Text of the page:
Houseplants forum: Indoor grow lights in a dark home....

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NovicePlantGuy
May 30, 2018 1:21 PM CST
Hello and thank you in advance for any suggestions,

The backstory...

My apartment building is getting a scaffolding (with dark netting) for almost all of the summer. I don't have great direct sunlight as it is. I usually leave my drapes open all day. So, I'm anticipating a dark summer in the apartment. I don't think my plants will survive. So, I'm thinking about putting my 6 or 7 house plants in one room and buying a (very simple) grow light with a timer and have it come on most days (and definitely while I'm on vacation). Not sure if this is even a smart idea but if it is...

My questions....

-What is the simplest system that I should buy? (My 1st thought...clamp lamp light w/reflector + Grow bulb + timer)

-What kind of bulb (and wattage) to buy if I'm worried about damage to fabrics/artwork/etc in the room? (I don't have a spare room that I could clear out)

-What length of time of grow light per day would be adequate enough to keep the plants happy for 3 months?

Basically, what's the simplest, least invasive, cheapest, safe, temporary grow light system to keep my plants on life support for the summer?

Again...thank you!
Name: Gene Staver
Portage WI 53901 (Zone 5a)
Herbs Annuals Hummingbirder Butterflies Garden Photography Cactus and Succulents
Birds Cat Lover Houseplants Garden Sages
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gasrocks
May 30, 2018 1:46 PM CST
Welcome. Where do you live? A clamp light in a reflector is not expensive but only covers a small area. 4' x 2 shop lights with regular bulbs can be gotten usually for $10 and does OK. You want your lights on a timer and set for 12 - 16 hours a day, every day of the week. No inexpensive set up will put out enough light to do any damage to the contents of the room. You say for the summer. Most people ask this same question in regards to the winter. Many new LED fixtures out there that can do well, last a long time but have a high initial cost. I winter my house plants under 6500K T5 HO lamps. Can you find a secure place outdoors in the shade for your plants? Gene
[Last edited by gasrocks - May 30, 2018 1:47 PM (+)]
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Name: Will Creed
NYC
Profess plant consultant & educator
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WillC
May 30, 2018 1:53 PM CST
LED grow lights are the most cost-effective. Fluorescent tubes cover a greater area for many plants. Incandescent grow lights are too hot and too expensive.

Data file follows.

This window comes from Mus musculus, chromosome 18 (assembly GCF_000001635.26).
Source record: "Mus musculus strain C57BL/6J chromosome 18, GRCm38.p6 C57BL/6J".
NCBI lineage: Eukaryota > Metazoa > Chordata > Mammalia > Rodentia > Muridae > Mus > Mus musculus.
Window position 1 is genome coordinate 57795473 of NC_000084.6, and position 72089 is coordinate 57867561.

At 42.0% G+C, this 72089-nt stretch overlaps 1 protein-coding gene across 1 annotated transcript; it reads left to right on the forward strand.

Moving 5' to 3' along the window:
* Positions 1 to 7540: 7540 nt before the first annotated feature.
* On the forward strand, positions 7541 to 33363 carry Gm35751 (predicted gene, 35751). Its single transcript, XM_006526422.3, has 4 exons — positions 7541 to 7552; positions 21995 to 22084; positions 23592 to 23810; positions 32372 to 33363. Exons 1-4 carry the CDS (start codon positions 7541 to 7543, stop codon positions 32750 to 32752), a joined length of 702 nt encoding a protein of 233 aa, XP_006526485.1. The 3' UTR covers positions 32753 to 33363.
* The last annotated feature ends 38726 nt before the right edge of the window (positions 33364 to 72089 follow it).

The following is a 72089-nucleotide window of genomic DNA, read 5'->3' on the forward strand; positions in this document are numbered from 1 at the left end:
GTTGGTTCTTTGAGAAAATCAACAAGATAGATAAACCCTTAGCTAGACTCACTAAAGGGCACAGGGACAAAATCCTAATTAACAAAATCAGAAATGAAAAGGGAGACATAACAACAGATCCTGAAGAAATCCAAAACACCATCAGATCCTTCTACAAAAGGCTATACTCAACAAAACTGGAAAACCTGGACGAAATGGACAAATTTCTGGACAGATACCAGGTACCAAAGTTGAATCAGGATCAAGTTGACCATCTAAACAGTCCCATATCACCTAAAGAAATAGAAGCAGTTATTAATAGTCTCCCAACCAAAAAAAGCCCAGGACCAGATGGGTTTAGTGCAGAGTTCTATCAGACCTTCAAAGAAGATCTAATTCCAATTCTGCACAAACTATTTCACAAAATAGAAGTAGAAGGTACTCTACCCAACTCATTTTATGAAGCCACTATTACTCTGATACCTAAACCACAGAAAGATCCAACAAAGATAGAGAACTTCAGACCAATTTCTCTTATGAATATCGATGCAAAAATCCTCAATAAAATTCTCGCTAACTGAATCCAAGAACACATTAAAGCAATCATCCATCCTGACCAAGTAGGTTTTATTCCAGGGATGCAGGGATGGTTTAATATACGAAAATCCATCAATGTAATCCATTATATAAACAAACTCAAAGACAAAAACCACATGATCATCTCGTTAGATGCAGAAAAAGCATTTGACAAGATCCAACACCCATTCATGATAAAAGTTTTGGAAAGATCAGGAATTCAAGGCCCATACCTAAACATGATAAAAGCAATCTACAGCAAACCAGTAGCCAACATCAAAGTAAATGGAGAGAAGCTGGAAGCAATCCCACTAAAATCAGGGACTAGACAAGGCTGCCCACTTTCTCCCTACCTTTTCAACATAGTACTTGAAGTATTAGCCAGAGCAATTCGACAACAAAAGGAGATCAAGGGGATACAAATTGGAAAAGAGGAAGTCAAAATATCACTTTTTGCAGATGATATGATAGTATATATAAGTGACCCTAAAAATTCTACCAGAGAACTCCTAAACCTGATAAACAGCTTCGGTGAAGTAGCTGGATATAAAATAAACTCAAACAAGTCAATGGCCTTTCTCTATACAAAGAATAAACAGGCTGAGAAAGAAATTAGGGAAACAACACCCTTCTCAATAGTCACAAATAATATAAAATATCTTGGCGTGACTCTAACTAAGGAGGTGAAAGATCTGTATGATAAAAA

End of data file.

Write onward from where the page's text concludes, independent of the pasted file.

The more wattage the better. Without getting into technical explanations, look for a color temperature that is 5,000+ K.

Keep the lights as close as possible to the plants and leave them on for 8-12 hours per day.

The lights will not cause permanent damage to fabrics, but they may cast a strange color in the room while they are on.
Will Creed
Horticultural Help, NYC
www.HorticulturalHelp.com
Contact me directly at [email protected]
I now have a book available on indoor plant care

NovicePlantGuy
May 30, 2018 3:46 PM CST
gasrocks said:Welcome. Where do you live? A clamp light in a reflector is not expensive but only covers a small area. 4' x 2 shop lights with regular bulbs can be gotten usually for $10 and does OK. You want your lights on a timer and set for 12 - 16 hours a day, every day of the week. No inexpensive set up will put out enough light to do any damage to the contents of the room. You say for the summer. Most people ask this same question in regards to the winter. Many new LED fixtures out there that can do well, last a long time but have a high initial cost. I winter my house plants under 6500K T5 HO lamps. Can you find a secure place outdoors in the shade for your plants? Gene


Thank you, Gene,

I live in San Francisco. The outdoor space isn't ideal. There is a small shaded area but it's very windy here (20-25 knot wind almost every afternoon in the summer). Great for sailing...not so much for house plants. But that's a great idea for the smaller succulents or little guys. I could even put up a small wind screen for them.

I was hoping to simply put a couple of the bigger plants next to each other in a corner of a room and clamp a simple grow light on a timer next to them. I figured that plus a little bit of light that comes thru the netting would keep them happy enough while the contraction was happening this summer. But it sounds like maybe the clamp light in a reflector isn't worth the effort, yes? I like the shop light idea but I'd like to be able to move it very easily when people are over or if it's in the way.

Kevin




NovicePlantGuy
May 30, 2018 3:48 PM CST
WillC said:LED grow lights are the most cost-effective. Fluorescent tubes cover a greater area for many plants. Incandescent grow lights are too hot and too expensive.

The more wattage the better. Without getting into technical explanations, look for a color temperature that is 5,000+ K.

Keep the lights as close as possible to the plants and leave them on for 8-12 hours per day.

The lights will not cause permanent damage to fabrics, but they may cast a strange color in the room while they are on.


Thank you, Will...solid advice.

Name: Gene Staver
Portage WI 53901 (Zone 5a)
Herbs Annuals Hummingbirder Butterflies Garden Photography Cactus and Succulents
Birds Cat Lover Houseplants Garden Sages
Image
gasrocks
May 30, 2018 3:56 PM CST
I winter about 900 house pants in my house. Something like 24 T5 HO light fixtures. But. I will be buying some of the new LED daylight strips this summer and comparing light output. Gene

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